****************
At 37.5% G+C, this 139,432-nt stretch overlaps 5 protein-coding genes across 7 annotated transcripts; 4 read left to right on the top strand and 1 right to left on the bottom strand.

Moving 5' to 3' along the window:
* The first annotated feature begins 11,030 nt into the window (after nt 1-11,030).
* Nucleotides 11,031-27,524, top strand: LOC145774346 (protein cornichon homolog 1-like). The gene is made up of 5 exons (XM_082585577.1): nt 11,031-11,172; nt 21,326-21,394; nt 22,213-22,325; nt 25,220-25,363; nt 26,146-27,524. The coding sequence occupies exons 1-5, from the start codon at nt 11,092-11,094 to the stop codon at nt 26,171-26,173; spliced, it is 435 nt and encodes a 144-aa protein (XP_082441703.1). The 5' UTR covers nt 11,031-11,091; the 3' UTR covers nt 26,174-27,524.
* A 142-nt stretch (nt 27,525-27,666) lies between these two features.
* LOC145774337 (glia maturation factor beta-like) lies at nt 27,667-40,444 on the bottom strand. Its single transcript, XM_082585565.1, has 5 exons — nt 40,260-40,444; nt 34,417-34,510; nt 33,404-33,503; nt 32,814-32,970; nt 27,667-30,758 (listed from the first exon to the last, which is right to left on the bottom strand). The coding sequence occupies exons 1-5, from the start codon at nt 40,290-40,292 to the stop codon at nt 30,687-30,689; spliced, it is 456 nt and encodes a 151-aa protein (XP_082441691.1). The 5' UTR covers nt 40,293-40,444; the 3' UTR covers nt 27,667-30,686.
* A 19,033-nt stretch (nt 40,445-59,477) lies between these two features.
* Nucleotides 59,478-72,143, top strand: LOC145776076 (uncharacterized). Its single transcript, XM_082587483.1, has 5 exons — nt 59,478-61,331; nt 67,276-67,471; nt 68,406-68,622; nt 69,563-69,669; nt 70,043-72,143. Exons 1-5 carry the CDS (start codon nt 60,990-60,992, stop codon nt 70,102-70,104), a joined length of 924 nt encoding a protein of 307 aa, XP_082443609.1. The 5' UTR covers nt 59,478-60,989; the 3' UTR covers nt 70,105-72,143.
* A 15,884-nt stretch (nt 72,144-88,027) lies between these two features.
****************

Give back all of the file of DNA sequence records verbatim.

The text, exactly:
At 37.5% G+C, this 139,432-nt stretch overlaps 5 protein-coding genes across 7 annotated transcripts; 4 read left to right on the top strand and 1 right to left on the bottom strand.

Moving 5' to 3' along the window:
* The first annotated feature begins 11,030 nt into the window (after nt 1-11,030).
* Nucleotides 11,031-27,524, top strand: LOC145774346 (protein cornichon homolog 1-like). The gene is made up of 5 exons (XM_082585577.1): nt 11,031-11,172; nt 21,326-21,394; nt 22,213-22,325; nt 25,220-25,363; nt 26,146-27,524. The coding sequence occupies exons 1-5, from the start codon at nt 11,092-11,094 to the stop codon at nt 26,171-26,173; spliced, it is 435 nt and encodes a 144-aa protein (XP_082441703.1). The 5' UTR covers nt 11,031-11,091; the 3' UTR covers nt 26,174-27,524.
* A 142-nt stretch (nt 27,525-27,666) lies between these two features.
* LOC145774337 (glia maturation factor beta-like) lies at nt 27,667-40,444 on the bottom strand. Its single transcript, XM_082585565.1, has 5 exons — nt 40,260-40,444; nt 34,417-34,510; nt 33,404-33,503; nt 32,814-32,970; nt 27,667-30,758 (listed from the first exon to the last, which is right to left on the bottom strand). The coding sequence occupies exons 1-5, from the start codon at nt 40,290-40,292 to the stop codon at nt 30,687-30,689; spliced, it is 456 nt and encodes a 151-aa protein (XP_082441691.1). The 5' UTR covers nt 40,293-40,444; the 3' UTR covers nt 27,667-30,686.
* A 19,033-nt stretch (nt 40,445-59,477) lies between these two features.
* Nucleotides 59,478-72,143, top strand: LOC145776076 (uncharacterized). Its single transcript, XM_082587483.1, has 5 exons — nt 59,478-61,331; nt 67,276-67,471; nt 68,406-68,622; nt 69,563-69,669; nt 70,043-72,143. Exons 1-5 carry the CDS (start codon nt 60,990-60,992, stop codon nt 70,102-70,104), a joined length of 924 nt encoding a protein of 307 aa, XP_082443609.1. The 5' UTR covers nt 59,478-60,989; the 3' UTR covers nt 70,105-72,143.
* A 15,884-nt stretch (nt 72,144-88,027) lies between these two features.